Southeast Asian Province Sees First New Believers

Five years of praying and serving finally yields fruit for IMB workers.

Ramadan has been different this year for one Southeast Asian family. Sela and her husband Sok live in an impoverished Muslim village tucked away in a rural corner of their country.

For every year of their lives until now, Ramadan has meant waking before the sun rises for prayer and a quick meal, then fasting all day until the sun sets again. Sela joined the other women to prepare food for the feast after sunset each day while Sok worshiped with the other men at the mosque.

This year, Sela and Sok no longer need to fast and pray to Allah during the Islamic holy month. They have both put their faith and trust in Jesus Christ.

They first heard of Jesus when Sela stumbled one morning and spilled a pot of boiling water over her baby. She had no one to call for help, because her village is hours away from the nearest city with a hospital.

That same day, IMB worker Nancy Potter came to teach healthcare classes in the community, as she’d done for several years. Potter was able to rush Sela and her baby to a clinic where the burns could be treated. This clinic is run by Christian believers.

Sela and Sok were amazed that Christians would care for them. They continued talking with Nancy and her husband William in the months that followed. As they learned more about the gospel, they began having dreams about Jesus. Soon they both put their faith in Christ.

When they did, they became the first known believers in their whole province. There are a few others scattered throughout the country, but persecution makes it difficult for them to fellowship, so a church has yet to be established.

“It’s pretty amazing to see how God has prepared the way,” Nancy said.

Part of what has made Sela and Sok’s people group so difficult to reach with the gospel is physical isolation. Their remote, rural village rarely had contact from believers until the Potters and their partners began reaching out. IMB Photo

The Potters have been working with local believers to engage this Muslim people group for approximately five years, and just this year are beginning to see outreach efforts bear fruit. They’ve been serving on the field for twenty-two years and moved to a more rural area about six years ago.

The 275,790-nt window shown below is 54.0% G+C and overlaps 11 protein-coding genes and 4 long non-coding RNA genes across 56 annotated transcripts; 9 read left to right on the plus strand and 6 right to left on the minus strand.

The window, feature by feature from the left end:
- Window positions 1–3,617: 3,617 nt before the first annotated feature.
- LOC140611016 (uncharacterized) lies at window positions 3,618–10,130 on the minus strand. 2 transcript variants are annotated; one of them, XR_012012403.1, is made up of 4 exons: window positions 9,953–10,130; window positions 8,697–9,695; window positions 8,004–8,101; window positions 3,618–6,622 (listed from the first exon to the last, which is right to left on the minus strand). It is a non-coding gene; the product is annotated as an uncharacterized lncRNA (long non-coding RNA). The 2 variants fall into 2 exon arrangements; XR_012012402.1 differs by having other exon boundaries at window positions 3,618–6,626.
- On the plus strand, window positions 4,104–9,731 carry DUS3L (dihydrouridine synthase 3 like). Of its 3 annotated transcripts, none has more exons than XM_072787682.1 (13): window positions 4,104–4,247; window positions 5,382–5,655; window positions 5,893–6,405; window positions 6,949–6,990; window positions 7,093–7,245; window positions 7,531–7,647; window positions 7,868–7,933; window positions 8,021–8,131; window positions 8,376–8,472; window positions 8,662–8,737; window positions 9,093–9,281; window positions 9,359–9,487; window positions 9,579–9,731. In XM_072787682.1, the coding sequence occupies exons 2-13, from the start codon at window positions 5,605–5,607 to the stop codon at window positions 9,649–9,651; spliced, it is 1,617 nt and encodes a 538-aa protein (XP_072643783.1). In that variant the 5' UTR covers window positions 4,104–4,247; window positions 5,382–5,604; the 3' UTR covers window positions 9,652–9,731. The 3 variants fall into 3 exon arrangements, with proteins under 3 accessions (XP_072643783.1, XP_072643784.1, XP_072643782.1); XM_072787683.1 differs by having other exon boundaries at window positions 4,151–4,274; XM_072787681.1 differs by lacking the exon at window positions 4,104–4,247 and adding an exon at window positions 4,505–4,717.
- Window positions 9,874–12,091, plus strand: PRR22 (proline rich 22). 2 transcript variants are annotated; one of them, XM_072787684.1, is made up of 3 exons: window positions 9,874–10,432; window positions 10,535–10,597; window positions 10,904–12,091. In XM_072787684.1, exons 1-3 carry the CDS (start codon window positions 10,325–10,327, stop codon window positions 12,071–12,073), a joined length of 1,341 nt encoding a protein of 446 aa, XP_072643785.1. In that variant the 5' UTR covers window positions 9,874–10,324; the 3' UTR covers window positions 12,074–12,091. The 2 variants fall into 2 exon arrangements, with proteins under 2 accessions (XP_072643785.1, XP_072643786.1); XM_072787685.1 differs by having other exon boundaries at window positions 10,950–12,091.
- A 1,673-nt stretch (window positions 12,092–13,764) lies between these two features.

Nancy began working with local believers to teach healthcare classes in impoverished communities to build relationships with families and share the gospel. Most of these communities were different tribes that practiced folk religions.

One village, however, was home to a devout Muslim people group. Nancy knew reaching them would be challenging, but she felt led to try.

“They’ve always been known as a very closed people, and they really didn’t trust outsiders,” Nancy said.

The practical help Nancy and her partners offered through the healthcare classes presented new opportunities to build relationships and share the gospel. The classes became a bridge into the community, although for a long time, no one was very receptive to any gospel presentation.

Throughout the years, when Nancy or her partners were discouraged, God brought them just the right encouragement to keep going. Finally, He began to open hearts to the gospel as the Potters and their local partners prayed and faithfully reached out.

First Sela and Sok came to faith, and now two other families are regularly studying the Bible with the couple and the Potters.

“It’s been an amazing year,” said Nancy.

Nancy said she is rejoicing not only that Sela and Sok have believed, but also that their decision has ignited much more passion and energy among her local partners to continue ministering to Sela and Sok’s people group. They’ve seen God answer their prayers in a powerful way and are excited to see how He will continue to work.

In one sense, the work has only just begun among this people group. Since Sela and Sok are the only believers in their province, discipling them and equipping them to share their faith is crucial, and something Nancy and her partners have already begun.

Persecution against them has already begun as well. Islamic leaders from the village have confronted Sela and Sok, and warned others in the community to stay away from them. It hasn’t dampened their faith, however.

“I don’t care what they say,” Sela said after the Islamic leaders visited. “I’m following Jesus.”

Pray for God to strengthen and equip Sela and Sok for the work ahead of them. Pray that during their first Ramadan season as Christians, God will fill them with His love and peace and give them many opportunities for gospel conversations. Pray for more believers in their village, province, and people group.

Some names may have been changed for security reasons.

This is an International Mission Board (IMB) feature. Stella McMillian serves with the IMB among Asians and Pacific Islanders.